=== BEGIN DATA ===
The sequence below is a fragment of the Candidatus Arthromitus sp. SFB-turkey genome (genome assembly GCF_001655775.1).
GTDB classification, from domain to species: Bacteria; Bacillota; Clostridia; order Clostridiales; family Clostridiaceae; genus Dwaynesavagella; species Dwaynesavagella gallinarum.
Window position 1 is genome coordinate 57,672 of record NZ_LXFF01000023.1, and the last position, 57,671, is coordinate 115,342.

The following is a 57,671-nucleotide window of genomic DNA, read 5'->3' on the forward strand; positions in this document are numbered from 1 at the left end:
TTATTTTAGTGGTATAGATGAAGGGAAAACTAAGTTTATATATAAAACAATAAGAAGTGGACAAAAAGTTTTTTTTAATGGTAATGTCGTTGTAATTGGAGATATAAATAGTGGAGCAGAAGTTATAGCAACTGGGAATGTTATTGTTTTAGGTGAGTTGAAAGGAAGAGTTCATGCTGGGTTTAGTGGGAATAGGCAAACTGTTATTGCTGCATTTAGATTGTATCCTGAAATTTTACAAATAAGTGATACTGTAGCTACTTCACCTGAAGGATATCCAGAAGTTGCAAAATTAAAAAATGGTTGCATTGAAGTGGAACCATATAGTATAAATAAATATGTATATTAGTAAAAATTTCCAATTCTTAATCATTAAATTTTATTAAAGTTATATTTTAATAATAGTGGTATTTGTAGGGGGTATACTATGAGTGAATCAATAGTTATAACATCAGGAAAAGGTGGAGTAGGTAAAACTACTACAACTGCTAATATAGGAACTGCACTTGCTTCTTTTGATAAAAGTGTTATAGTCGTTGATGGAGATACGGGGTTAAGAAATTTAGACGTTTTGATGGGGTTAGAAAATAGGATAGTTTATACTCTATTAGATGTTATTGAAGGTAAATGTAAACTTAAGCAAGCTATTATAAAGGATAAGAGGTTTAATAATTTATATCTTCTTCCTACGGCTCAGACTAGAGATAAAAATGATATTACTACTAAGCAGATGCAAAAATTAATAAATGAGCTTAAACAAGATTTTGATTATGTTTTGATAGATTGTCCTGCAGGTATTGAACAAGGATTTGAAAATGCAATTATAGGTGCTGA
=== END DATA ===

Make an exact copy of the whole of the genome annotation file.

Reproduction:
The sequence below is a fragment of the Candidatus Arthromitus sp. SFB-turkey genome (genome assembly GCF_001655775.1).
GTDB classification, from domain to species: Bacteria; Bacillota; Clostridia; order Clostridiales; family Clostridiaceae; genus Dwaynesavagella; species Dwaynesavagella gallinarum.
Window position 1 is genome coordinate 57,672 of record NZ_LXFF01000023.1, and the last position, 57,671, is coordinate 115,342.

The following is a 57,671-nucleotide window of genomic DNA, read 5'->3' on the forward strand; positions in this document are numbered from 1 at the left end:
TTATTTTAGTGGTATAGATGAAGGGAAAACTAAGTTTATATATAAAACAATAAGAAGTGGACAAAAAGTTTTTTTTAATGGTAATGTCGTTGTAATTGGAGATATAAATAGTGGAGCAGAAGTTATAGCAACTGGGAATGTTATTGTTTTAGGTGAGTTGAAAGGAAGAGTTCATGCTGGGTTTAGTGGGAATAGGCAAACTGTTATTGCTGCATTTAGATTGTATCCTGAAATTTTACAAATAAGTGATACTGTAGCTACTTCACCTGAAGGATATCCAGAAGTTGCAAAATTAAAAAATGGTTGCATTGAAGTGGAACCATATAGTATAAATAAATATGTATATTAGTAAAAATTTCCAATTCTTAATCATTAAATTTTATTAAAGTTATATTTTAATAATAGTGGTATTTGTAGGGGGTATACTATGAGTGAATCAATAGTTATAACATCAGGAAAAGGTGGAGTAGGTAAAACTACTACAACTGCTAATATAGGAACTGCACTTGCTTCTTTTGATAAAAGTGTTATAGTCGTTGATGGAGATACGGGGTTAAGAAATTTAGACGTTTTGATGGGGTTAGAAAATAGGATAGTTTATACTCTATTAGATGTTATTGAAGGTAAATGTAAACTTAAGCAAGCTATTATAAAGGATAAGAGGTTTAATAATTTATATCTTCTTCCTACGGCTCAGACTAGAGATAAAAATGATATTACTACTAAGCAGATGCAAAAATTAATAAATGAGCTTAAACAAGATTTTGATTATGTTTTGATAGATTGTCCTGCAGGTATTGAACAAGGATTTGAAAATGCAATTATAGGTGCTGA